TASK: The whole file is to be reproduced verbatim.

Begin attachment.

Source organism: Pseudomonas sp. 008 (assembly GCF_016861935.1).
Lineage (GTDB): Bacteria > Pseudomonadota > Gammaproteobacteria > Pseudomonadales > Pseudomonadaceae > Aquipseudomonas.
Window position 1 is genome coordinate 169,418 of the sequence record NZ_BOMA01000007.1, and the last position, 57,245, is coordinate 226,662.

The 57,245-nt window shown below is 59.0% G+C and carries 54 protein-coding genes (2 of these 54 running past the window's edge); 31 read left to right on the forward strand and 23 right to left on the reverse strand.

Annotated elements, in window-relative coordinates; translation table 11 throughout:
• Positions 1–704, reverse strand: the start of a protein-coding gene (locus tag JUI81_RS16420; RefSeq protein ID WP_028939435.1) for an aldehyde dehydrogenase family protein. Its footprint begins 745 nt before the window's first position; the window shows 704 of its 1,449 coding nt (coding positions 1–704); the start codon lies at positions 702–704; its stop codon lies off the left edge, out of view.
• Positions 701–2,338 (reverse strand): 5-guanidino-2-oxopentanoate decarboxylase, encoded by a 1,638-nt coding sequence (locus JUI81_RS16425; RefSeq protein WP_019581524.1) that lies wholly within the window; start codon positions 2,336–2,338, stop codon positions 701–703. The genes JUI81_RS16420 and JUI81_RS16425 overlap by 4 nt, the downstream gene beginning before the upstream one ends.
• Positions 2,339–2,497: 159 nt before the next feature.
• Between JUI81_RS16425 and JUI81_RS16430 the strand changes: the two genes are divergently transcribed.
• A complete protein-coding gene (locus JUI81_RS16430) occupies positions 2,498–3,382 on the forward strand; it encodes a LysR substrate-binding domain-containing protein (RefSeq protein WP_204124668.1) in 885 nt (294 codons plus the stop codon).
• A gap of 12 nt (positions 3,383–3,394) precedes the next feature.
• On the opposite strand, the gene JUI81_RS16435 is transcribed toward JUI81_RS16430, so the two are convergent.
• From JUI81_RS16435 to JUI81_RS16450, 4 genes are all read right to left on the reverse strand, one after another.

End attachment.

Source organism: Pseudomonas sp. 008 (assembly GCF_016861935.1).
Lineage (GTDB): Bacteria > Pseudomonadota > Gammaproteobacteria > Pseudomonadales > Pseudomonadaceae > Aquipseudomonas.
Window position 1 is genome coordinate 169,418 of the sequence record NZ_BOMA01000007.1, and the last position, 57,245, is coordinate 226,662.

The 57,245-nt window shown below is 59.0% G+C and carries 54 protein-coding genes (2 of these 54 running past the window's edge); 31 read left to right on the forward strand and 23 right to left on the reverse strand.

Annotated elements, in window-relative coordinates; translation table 11 throughout:
• Positions 1–704, reverse strand: the start of a protein-coding gene (locus tag JUI81_RS16420; RefSeq protein ID WP_028939435.1) for an aldehyde dehydrogenase family protein. Its footprint begins 745 nt before the window's first position; the window shows 704 of its 1,449 coding nt (coding positions 1–704); the start codon lies at positions 702–704; its stop codon lies off the left edge, out of view.
• Positions 701–2,338 (reverse strand): 5-guanidino-2-oxopentanoate decarboxylase, encoded by a 1,638-nt coding sequence (locus JUI81_RS16425; RefSeq protein WP_019581524.1) that lies wholly within the window; start codon positions 2,336–2,338, stop codon positions 701–703. The genes JUI81_RS16420 and JUI81_RS16425 overlap by 4 nt, the downstream gene beginning before the upstream one ends.
• Positions 2,339–2,497: 159 nt before the next feature.
• Between JUI81_RS16425 and JUI81_RS16430 the strand changes: the two genes are divergently transcribed.
• A complete protein-coding gene (locus JUI81_RS16430) occupies positions 2,498–3,382 on the forward strand; it encodes a LysR substrate-binding domain-containing protein (RefSeq protein WP_204124668.1) in 885 nt (294 codons plus the stop codon).
• A gap of 12 nt (positions 3,383–3,394) precedes the next feature.
• On the opposite strand, the gene JUI81_RS16435 is transcribed toward JUI81_RS16430, so the two are convergent.
• From JUI81_RS16435 to JUI81_RS16450, 4 genes are all read right to left on the reverse strand, one after another.